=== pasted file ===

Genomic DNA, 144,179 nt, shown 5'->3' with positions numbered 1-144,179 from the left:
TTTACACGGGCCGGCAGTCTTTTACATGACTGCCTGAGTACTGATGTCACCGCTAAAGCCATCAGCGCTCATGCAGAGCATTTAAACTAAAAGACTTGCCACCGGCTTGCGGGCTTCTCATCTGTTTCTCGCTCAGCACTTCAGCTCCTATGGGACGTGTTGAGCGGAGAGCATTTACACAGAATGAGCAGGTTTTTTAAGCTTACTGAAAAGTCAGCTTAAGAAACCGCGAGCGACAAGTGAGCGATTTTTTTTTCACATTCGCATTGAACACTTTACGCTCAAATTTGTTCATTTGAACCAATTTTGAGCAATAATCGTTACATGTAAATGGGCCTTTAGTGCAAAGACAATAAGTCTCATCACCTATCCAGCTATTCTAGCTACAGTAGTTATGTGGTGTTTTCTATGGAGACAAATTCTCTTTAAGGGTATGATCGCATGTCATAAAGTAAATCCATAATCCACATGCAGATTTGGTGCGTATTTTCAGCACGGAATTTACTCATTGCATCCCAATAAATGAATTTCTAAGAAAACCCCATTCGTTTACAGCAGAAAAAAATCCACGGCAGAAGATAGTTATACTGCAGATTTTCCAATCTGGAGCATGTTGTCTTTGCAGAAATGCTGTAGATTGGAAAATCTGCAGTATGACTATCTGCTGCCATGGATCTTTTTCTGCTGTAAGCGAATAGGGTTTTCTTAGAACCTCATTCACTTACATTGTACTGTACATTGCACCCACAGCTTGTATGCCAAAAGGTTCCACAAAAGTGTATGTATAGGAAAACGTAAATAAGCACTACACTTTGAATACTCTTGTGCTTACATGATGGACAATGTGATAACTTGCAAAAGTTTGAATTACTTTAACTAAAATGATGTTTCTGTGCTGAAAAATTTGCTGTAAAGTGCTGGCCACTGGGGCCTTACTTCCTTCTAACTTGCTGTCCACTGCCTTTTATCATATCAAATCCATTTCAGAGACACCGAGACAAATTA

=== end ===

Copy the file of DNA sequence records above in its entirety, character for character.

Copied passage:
Genomic DNA, 144,179 nt, shown 5'->3' with positions numbered 1-144,179 from the left:
TTTACACGGGCCGGCAGTCTTTTACATGACTGCCTGAGTACTGATGTCACCGCTAAAGCCATCAGCGCTCATGCAGAGCATTTAAACTAAAAGACTTGCCACCGGCTTGCGGGCTTCTCATCTGTTTCTCGCTCAGCACTTCAGCTCCTATGGGACGTGTTGAGCGGAGAGCATTTACACAGAATGAGCAGGTTTTTTAAGCTTACTGAAAAGTCAGCTTAAGAAACCGCGAGCGACAAGTGAGCGATTTTTTTTTCACATTCGCATTGAACACTTTACGCTCAAATTTGTTCATTTGAACCAATTTTGAGCAATAATCGTTACATGTAAATGGGCCTTTAGTGCAAAGACAATAAGTCTCATCACCTATCCAGCTATTCTAGCTACAGTAGTTATGTGGTGTTTTCTATGGAGACAAATTCTCTTTAAGGGTATGATCGCATGTCATAAAGTAAATCCATAATCCACATGCAGATTTGGTGCGTATTTTCAGCACGGAATTTACTCATTGCATCCCAATAAATGAATTTCTAAGAAAACCCCATTCGTTTACAGCAGAAAAAAATCCACGGCAGAAGATAGTTATACTGCAGATTTTCCAATCTGGAGCATGTTGTCTTTGCAGAAATGCTGTAGATTGGAAAATCTGCAGTATGACTATCTGCTGCCATGGATCTTTTTCTGCTGTAAGCGAATAGGGTTTTCTTAGAACCTCATTCACTTACATTGTACTGTACATTGCACCCACAGCTTGTATGCCAAAAGGTTCCACAAAAGTGTATGTATAGGAAAACGTAAATAAGCACTACACTTTGAATACTCTTGTGCTTACATGATGGACAATGTGATAACTTGCAAAAGTTTGAATTACTTTAACTAAAATGATGTTTCTGTGCTGAAAAATTTGCTGTAAAGTGCTGGCCACTGGGGCCTTACTTCCTTCTAACTTGCTGTCCACTGCCTTTTATCATATCAAATCCATTTCAGAGACACCGAGACAAATTA